Some pulmonary emboli are caused by detached fragments of tumors that are released into the vena cava and carried to the lungs.


Tumors often associated with tumor emboli to the lung:

(1) renal cell carcinoma

(2) hepatocellular carcinoma


Tumors which occasionally may cause tumor emboli to the lung:

(1) adrenal cell carcinoma

(2) cholangiocarcinoma

(3) pancreatic carcinoma

(4) carcinoma of the renal pelvis

(5) angiomyolipoma

(6) sarcoma

(7) testicular tumors


Presentations may include:

(1) acute cor pulmonale (with massive tumor embolus)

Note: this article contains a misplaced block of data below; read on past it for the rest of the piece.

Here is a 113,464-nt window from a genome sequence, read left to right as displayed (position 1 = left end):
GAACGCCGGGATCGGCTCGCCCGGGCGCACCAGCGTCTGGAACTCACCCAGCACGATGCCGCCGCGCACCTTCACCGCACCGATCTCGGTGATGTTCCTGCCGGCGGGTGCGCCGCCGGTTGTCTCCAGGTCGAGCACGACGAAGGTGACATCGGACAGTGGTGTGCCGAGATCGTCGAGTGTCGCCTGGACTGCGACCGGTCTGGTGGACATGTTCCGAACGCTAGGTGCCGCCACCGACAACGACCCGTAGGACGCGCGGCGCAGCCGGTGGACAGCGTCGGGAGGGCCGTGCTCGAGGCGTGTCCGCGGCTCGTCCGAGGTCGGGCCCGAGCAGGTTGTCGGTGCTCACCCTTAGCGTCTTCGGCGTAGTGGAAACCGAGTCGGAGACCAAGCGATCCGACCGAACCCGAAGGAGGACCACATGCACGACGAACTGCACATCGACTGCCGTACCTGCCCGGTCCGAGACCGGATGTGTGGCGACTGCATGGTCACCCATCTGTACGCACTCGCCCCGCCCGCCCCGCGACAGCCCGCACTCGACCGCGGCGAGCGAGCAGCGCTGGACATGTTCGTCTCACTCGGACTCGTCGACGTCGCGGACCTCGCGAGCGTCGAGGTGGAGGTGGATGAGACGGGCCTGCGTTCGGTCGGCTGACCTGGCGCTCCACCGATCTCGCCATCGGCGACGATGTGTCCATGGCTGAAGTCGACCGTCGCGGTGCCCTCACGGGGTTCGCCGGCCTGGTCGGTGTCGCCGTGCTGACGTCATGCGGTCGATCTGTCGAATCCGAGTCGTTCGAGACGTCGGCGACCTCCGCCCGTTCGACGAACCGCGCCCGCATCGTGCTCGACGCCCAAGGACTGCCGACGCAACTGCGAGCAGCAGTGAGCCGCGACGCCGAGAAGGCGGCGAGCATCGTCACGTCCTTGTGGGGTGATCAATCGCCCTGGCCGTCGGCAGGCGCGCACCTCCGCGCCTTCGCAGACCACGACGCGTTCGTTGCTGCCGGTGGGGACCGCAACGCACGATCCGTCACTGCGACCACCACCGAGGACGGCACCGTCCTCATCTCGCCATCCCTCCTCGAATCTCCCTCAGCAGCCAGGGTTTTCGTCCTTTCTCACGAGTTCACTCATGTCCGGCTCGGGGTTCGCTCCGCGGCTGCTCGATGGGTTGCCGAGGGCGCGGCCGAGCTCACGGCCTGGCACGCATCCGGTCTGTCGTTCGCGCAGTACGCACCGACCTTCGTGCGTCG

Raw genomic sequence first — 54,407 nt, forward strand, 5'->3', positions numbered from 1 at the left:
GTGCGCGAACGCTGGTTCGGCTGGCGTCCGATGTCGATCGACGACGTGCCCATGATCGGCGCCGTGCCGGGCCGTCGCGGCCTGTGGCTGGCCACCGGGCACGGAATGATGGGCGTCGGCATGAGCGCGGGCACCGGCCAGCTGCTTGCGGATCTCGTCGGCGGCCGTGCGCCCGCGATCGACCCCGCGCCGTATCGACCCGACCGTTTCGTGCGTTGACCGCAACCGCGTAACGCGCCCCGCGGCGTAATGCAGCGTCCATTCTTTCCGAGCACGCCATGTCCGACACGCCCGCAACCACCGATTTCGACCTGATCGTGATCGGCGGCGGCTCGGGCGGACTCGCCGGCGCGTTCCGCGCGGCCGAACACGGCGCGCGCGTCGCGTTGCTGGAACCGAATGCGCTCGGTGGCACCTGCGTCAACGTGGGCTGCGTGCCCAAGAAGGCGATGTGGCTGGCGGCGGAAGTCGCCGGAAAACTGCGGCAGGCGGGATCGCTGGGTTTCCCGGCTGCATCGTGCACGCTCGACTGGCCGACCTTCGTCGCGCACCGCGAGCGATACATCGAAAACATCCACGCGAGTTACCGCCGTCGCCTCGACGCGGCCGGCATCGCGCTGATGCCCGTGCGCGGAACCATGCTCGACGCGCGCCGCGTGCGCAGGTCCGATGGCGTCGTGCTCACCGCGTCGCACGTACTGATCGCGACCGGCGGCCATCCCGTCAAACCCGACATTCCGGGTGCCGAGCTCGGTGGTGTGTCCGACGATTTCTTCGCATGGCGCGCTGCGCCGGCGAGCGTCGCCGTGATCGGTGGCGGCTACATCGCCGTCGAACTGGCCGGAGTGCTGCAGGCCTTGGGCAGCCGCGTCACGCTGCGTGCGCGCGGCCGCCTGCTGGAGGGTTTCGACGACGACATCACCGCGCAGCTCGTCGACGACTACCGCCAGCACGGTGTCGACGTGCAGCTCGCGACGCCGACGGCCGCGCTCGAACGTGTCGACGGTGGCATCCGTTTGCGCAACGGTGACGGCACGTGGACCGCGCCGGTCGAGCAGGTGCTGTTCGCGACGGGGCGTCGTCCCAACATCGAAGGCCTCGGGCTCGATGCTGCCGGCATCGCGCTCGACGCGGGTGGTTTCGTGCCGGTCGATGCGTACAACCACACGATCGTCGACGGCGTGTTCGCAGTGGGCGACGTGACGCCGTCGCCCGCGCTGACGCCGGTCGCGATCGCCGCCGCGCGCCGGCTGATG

(2) single pulmonary embolus

(3) recurrent episodes with small emboli


Diagnosis may be made:

(1) at autopsy

(2) based on the presence of a known tumor

(3) based on histologic examination of thrombus removed at surgery

(4) by imaging studies demonstrating tumor or intravascular tumor extensions

(5) other findings indicative of metastatic cancer in skin, bone, lung, etc.


Differential diagnosis:

(1) pulmonary embolism secondary to tumor-related hypercoagulability


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